Juanita Broaddrick, who accused Bill Clinton of rape, fires back at Chelsea Clinton

Source: Getty Images
Source: Getty Images

Juanita Broaddrick, who accused Bill Clinton of raping her nearly 40 years ago, fired back at Chelsea Clinton in a series of tweets Wednesday after the former first daughter lamented attacks on her parents' character in a new interview.

"I don't remember a time in my life when my parents and my family weren't being attacked," Chelsea Clinton told Cosmopolitan. In response, Broaddrick tweeted to Clinton "your parents are not good people." 

Broaddrick alleged in 1999 that Bill Clinton raped her during his 1978 run for governor in Arkansas. While no physical evidence tied Bill Clinton to the crime, Broaddrick has staunchly defended her account over the years. 

Then-President Bill Clinton was impeached in 1998 as a result of a lawsuit filed against him by Paula Jones, a woman who alleged Clinton had sexually harassed her. The lawsuit eventually embroiled former White House intern Monica Lewinsky, with whom Clinton conducted an extramarital affair.

Broaddrick has argued Hillary Clinton is also culpable in the crime she says the former president committed. After Bill Clinton allegedly raped Broaddrick while she was volunteering for his gubernatorial campaign, she says the presidential nominee worked to cover up his misdeeds. Broaddrick told Mic in January that Hillary Clinton thanked her for "all [she] was doing for them" at a campaign event in 1978.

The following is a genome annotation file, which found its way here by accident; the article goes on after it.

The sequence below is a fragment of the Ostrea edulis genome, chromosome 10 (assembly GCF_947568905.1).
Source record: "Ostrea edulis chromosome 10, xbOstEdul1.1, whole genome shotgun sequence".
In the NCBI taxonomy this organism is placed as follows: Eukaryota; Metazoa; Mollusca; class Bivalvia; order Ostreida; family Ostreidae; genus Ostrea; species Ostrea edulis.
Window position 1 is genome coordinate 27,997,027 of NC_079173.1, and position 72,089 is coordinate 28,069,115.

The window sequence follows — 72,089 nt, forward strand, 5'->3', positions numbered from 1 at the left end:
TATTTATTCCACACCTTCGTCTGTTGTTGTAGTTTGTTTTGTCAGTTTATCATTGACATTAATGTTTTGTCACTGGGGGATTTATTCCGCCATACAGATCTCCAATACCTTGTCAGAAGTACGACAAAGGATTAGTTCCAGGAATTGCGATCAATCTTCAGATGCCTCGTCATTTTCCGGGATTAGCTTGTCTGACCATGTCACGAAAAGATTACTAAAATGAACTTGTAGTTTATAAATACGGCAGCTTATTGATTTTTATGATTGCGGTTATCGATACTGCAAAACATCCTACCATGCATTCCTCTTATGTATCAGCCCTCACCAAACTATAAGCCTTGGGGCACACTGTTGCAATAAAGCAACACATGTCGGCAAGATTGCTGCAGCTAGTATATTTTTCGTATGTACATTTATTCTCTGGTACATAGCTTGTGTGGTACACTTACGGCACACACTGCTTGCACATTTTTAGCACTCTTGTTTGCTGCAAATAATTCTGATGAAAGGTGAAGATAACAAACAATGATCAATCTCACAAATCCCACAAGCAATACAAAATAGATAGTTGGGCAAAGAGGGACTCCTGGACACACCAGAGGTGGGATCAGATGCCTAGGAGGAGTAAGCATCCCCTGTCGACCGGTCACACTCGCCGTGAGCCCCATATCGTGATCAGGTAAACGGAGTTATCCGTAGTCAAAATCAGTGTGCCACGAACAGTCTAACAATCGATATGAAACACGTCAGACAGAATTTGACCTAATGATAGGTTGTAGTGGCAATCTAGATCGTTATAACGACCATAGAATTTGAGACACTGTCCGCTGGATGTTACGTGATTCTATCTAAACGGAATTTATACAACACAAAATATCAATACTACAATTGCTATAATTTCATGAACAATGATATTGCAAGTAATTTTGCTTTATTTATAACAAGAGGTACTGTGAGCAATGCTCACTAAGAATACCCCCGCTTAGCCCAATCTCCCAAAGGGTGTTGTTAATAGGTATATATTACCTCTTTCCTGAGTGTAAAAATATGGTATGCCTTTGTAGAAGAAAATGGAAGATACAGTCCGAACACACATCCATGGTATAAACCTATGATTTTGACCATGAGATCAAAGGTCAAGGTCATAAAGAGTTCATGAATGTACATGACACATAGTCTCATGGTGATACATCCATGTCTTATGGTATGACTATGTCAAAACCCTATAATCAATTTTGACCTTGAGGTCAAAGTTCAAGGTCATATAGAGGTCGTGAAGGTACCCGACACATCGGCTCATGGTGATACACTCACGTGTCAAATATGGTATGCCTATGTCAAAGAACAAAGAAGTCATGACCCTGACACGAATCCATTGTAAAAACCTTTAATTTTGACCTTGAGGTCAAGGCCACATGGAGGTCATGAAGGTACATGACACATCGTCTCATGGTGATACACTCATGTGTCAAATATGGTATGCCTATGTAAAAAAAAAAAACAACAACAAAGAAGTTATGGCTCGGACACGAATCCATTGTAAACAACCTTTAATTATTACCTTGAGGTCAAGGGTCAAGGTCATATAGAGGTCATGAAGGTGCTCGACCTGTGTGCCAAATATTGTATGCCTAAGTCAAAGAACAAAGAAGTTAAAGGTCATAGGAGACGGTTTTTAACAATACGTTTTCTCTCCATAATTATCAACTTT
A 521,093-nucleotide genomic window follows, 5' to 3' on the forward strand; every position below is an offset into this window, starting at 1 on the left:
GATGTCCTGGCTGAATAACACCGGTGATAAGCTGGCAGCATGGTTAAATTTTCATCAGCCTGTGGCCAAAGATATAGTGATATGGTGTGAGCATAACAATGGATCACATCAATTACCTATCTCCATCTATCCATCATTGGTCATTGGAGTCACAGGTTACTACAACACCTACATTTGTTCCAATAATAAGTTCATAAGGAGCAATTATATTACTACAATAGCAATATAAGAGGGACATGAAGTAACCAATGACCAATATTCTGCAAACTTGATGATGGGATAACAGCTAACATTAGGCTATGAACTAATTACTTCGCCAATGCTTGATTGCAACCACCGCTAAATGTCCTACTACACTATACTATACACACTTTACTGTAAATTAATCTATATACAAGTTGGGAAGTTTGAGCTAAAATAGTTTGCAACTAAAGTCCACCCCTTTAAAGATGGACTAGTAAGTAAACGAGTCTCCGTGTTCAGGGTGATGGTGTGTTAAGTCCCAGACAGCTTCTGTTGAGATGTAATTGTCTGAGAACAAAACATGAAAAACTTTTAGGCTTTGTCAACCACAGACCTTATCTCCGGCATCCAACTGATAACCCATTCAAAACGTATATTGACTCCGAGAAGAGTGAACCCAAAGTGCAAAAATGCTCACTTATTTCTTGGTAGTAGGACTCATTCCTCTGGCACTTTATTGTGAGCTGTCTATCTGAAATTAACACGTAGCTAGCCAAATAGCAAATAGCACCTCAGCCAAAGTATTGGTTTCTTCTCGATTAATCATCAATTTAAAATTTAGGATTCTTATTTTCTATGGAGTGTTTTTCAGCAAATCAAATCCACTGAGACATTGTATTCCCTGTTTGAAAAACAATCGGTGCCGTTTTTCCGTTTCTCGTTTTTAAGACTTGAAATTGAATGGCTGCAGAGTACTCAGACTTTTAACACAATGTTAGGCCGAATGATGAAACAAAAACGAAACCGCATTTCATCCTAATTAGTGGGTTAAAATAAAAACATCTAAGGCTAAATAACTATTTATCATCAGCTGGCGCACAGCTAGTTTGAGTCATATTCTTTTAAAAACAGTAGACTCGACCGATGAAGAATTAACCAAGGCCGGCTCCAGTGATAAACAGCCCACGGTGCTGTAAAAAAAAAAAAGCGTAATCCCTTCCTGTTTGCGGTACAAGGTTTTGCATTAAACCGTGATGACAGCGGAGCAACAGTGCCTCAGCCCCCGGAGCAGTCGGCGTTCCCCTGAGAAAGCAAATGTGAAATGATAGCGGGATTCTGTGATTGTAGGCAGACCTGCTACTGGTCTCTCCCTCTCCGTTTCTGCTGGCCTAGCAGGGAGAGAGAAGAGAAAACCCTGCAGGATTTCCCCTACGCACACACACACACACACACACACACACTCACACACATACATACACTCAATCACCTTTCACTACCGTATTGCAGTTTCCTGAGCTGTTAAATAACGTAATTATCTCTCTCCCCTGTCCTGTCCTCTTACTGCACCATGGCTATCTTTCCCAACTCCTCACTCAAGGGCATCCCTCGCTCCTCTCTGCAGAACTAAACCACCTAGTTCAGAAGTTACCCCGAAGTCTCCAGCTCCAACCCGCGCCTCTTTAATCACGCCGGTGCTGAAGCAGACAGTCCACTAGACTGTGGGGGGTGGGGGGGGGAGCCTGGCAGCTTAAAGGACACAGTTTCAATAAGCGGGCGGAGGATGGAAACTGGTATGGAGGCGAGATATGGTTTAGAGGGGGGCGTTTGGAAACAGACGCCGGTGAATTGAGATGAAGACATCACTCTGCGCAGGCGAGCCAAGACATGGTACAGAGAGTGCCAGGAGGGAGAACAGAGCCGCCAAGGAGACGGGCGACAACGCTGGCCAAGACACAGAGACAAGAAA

Last year, when confronted with the allegations against her husband, Hillary Clinton said all accusers should be taken at their word "until they are disbelieved based on evidence." 

This was not the first time during this campaign Broaddrick has resurfaced allegations of the former president's alleged assault. In January, another tweet Broaddrick posted was retweeted more than 55,000 times. 

Donald Trump has tried to make Bill Clinton's sexual history an issue on the campaign trail. But Trump has also said he did not bring up allegations against Bill Clinton in the first presidential debate on Monday because he did not want to hurt Chelsea Clinton's feelings. 

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Will Drabold

Will Drabold is a policy writer at Mic. He writes Navigating Trump's America, Mic's daily read on Donald Trump's America. He is based in Washington, D.C., and can be reached at wdrabold@mic.com

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